The workflow outlined in Fig. 1 describes a method for rapid, cost-effective sequence-based genotyping of MHC class I alleles expressed in NHPs. Total cellular RNA is converted to first-strand cDNA and PCR amplicons containing the complete open reading frame of class I A and I B transcripts are generated using primers in the 5′ and 3′ untranslated regions. Purified amplicons are cloned in E. coli and the resulting plasmid DNAs (typically 192/animal) serve as templates for single-pass Sanger sequencing with a primer that flanks the highly polymorphic peptide binding domains encoded by exons 2 and 3 of the class I genes. BLASTn analysis of the resulting sequences against a database of known NHP MHC sequences yields a summary of the class I transcripts expressed by an animal. By altering the depth of sequence coverage the balance between cost and sensitivity of this genotyping approach may be controlled. Depending on experimental goals, barcoded cDNA amplicons from four or more animals may be pooled and genotyped simultaneously. Since plasmids containing novel cDNA sequences may be prioritized for further characterization by full-length sequencing, this approach is particularly useful for allele discovery efforts in less well-characterized NHP populations such as pig-tailed macaques.
|5′ PCR primer||5′MHC-UTR||5′ [MID]AGAGTCTCCTCAGACGCCGAG 3′|
|3′ IA PCR primer||3′MHC-UTR-A||5′ CAGGAACAYAGACACATTCAGG 3′|
|3′ IB PCR primer||3′MHC-UTR-B||5′ GGCTGTCTCTCCACCTCCTCAC 3′|
|MID tag set||MID1||5′ ACGAGTGCGT 3′|
|MID2||5′ ACGCTCGACA 3′|
|MID3||5′ AGACGCACTC 3′|
|MID4||5′ AGCACTGTAG 3′|
|MID5||5′ ATCAGACACG 3′|
|MID6||5′ ATATCGCGAG 3′|
|MID7||5′ CGTGTCTCTA 3′|
|MID8||5′ CTCGCGTGTC 3′|
|MID9||5′ TAGTATCAGC 3′|
|MID10||5′ TCTCTATGCG 3′|
|MID11||5′ TGATACGTCT 3′|
|MID12||5′ TACTGAGCTA 3′|
|MID13||5′ CATAGTAGTG 3′|
|MID14||5′ CGAGAGATAC 3′|
To facilitate rapid total RNA isolation from fresh whole blood or fresh or frozen cell samples from up to 32 animals simultaneously, we use the Roche MagNA Pure LC Instrument. Other RNA isolation techniques can be substituted if this robot is not available. Regardless of isolation technique, all reagents and consumables used should be strictly RNase-free. Proper protective equipment should be worn when handling reagents from the MagNA Pure LC RNA Isolation Kit. Typical RNA concentrations from robotic isolation range between 10-35ng/μl with a 50μl elution volume.
We use an MJ Research Tetrad Thermocycler (Bio-Rad Laboratories) for all incubation steps but other thermocyclers may be utilized.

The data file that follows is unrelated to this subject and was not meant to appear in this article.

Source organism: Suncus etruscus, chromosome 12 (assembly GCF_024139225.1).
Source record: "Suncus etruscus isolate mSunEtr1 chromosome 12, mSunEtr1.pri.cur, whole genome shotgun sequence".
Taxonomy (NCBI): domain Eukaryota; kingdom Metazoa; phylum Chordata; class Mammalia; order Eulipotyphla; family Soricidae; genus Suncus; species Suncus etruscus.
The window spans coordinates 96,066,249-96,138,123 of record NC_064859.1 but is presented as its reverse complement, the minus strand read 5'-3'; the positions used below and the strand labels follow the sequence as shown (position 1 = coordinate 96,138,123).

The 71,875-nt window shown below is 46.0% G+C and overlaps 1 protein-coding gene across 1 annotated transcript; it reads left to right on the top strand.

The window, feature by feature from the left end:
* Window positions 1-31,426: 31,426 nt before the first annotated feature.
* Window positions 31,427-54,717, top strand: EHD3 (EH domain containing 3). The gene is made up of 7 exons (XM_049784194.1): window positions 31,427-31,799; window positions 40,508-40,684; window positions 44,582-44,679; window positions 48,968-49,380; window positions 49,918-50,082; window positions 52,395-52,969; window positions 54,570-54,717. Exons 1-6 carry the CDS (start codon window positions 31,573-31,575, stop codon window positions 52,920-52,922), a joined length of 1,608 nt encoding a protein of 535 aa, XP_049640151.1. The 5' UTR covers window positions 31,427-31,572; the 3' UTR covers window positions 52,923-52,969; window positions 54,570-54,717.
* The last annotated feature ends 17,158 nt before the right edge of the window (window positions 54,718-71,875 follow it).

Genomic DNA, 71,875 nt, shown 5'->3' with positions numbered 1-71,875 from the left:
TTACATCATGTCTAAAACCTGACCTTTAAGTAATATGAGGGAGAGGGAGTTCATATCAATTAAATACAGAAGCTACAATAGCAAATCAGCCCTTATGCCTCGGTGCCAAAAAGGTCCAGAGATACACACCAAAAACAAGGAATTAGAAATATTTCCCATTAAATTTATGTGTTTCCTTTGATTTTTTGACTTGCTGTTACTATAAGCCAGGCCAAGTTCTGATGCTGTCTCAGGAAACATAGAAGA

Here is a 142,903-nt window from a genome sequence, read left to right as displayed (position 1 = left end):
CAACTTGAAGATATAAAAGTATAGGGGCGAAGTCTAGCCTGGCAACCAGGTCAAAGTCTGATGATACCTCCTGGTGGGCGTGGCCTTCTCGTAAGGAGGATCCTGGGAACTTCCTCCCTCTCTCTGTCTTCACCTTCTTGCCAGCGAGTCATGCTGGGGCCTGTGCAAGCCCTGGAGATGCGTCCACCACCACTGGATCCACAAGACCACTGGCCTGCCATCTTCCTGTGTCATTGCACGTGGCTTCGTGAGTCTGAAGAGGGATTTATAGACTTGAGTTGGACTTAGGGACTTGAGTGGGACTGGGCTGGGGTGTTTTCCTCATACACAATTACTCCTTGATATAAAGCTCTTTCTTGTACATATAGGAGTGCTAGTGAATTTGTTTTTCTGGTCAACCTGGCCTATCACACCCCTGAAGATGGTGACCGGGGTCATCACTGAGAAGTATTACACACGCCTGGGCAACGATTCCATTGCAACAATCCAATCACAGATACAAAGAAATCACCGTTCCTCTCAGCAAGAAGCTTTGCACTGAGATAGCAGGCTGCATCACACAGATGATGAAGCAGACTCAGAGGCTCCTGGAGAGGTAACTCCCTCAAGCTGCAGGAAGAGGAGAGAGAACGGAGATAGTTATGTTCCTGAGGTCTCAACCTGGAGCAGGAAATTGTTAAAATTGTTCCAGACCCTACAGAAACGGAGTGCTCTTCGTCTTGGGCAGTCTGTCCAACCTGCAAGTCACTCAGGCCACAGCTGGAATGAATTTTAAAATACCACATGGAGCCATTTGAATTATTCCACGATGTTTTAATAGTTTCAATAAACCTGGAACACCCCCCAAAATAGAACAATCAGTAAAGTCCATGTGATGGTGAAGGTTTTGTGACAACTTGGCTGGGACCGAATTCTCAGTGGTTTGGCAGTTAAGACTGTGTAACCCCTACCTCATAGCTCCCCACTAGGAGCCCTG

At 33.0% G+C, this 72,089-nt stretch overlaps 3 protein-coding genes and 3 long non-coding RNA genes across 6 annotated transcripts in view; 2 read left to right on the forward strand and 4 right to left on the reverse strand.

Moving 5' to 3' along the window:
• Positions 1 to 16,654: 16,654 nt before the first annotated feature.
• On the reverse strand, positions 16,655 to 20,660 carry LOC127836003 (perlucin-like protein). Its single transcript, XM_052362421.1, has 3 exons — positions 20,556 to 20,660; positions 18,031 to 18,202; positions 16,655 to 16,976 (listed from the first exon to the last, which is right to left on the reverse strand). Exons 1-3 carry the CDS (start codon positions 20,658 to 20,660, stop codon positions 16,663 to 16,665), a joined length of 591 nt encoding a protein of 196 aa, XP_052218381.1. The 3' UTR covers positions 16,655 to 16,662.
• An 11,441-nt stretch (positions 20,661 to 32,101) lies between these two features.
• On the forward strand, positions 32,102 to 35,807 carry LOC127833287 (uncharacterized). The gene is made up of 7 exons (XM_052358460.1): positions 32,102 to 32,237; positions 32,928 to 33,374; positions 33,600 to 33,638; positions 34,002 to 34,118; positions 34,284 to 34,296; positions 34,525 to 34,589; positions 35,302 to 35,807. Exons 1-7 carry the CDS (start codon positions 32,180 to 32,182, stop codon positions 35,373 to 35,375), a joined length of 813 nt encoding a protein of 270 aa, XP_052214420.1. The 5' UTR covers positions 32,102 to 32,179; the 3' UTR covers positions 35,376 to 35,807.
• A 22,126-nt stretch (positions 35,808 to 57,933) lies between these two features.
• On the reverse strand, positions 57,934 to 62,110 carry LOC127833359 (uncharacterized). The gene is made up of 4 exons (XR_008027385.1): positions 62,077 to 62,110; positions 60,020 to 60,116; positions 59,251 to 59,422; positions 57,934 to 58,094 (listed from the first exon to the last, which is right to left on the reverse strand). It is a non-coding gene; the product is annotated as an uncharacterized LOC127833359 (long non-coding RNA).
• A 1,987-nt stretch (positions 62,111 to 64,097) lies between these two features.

The PCR primers are specific for the MHC class I untranslated regions and generate an ~1.25kb amplicon containing the entire open reading frame. A common 5′ primer is paired with two locus-specific 3′ primers, so two PCR reactions are performed for each cDNA sample. The 3′MHC-UTR-A oligo has a higher degree of specificity for and preferentially amplifies MHC class I A loci alleles; likewise 3′MHC-UTR-B amplifies primarily class I B loci alleles. Additionally, MID tag sequences can be engineered into the 5′ ends of each oligo during synthesis to generate molecularly barcoded PCR products. By using a unique set of MID tagged primers for each animal, it is possible to pool PCR products from multiple animals, thus reducing the total number of ligation and transformation reactions required for cloning. Fourteen such MID tag sequences designed by Roche/454 Life Sciences are provided and additional tags can be designed as necessary. To ensure the generation of sufficient clones per animal for routine genotyping, it is not recommended to pool more than four animals together. However, up to 14 animals may be pooled if the primary goal is discovery of novel class I alleles in understudied populations or other such studies which only require a low depth of coverage.
To reduce the amount of PCR-induced error, the total number of cycles for each reaction should be kept to the absolute minimum required for sufficient amplification and will vary by sample. To rapidly check an aliquot of each reaction for amplification initially after 20 cycles and periodically thereafter, we use the FlashGel DNA cassette system (Lonza). Alternatively, several PCR reactions could be set up for each sample and run in parallel with varying numbers of cycles. Sufficient PCR amplification should be at least 0.4ng/μl (a 1.5kb band visible on a FlashGel in ambient light contains at least 1.6ng DNA). Cloning and sequencing will likely reveal an unacceptably high number of amplicons with PCR errors if more than 30 PCR cycles are used.
In addition to the desired ~1.25kb product, the PCR amplification process may yield primer dimers and truncated ~1.0kb products that result from aberrant internal priming by the 5′ oligo. Therefore gel electrophoresis is required to isolate the full-length MHC class I amplicon. We use SYBR® Safe DNA gel stain (Invitrogen) to visualize products, but ethidium bromide could also be used. Additionally, we have found that the Qiagen MinElute® Gel Extraction Kit yields the best concentration of purified PCR amplicon, but other gel purification kits can be substituted. The MinElute® Gel Extraction Kit includes both spin and vacuum protocols.
Accurate quantitation of the purified DNA products is essential if pooling PCR products from multiple animals. If products are not pooled in equal concentrations, there may be an over representation of clones from the most concentrated sample and some animals in the pool may not be adequately genotyped. We use the Qubit™ fluorometer (Invitrogen) to accurately quantitate our samples, but other approaches may also be used.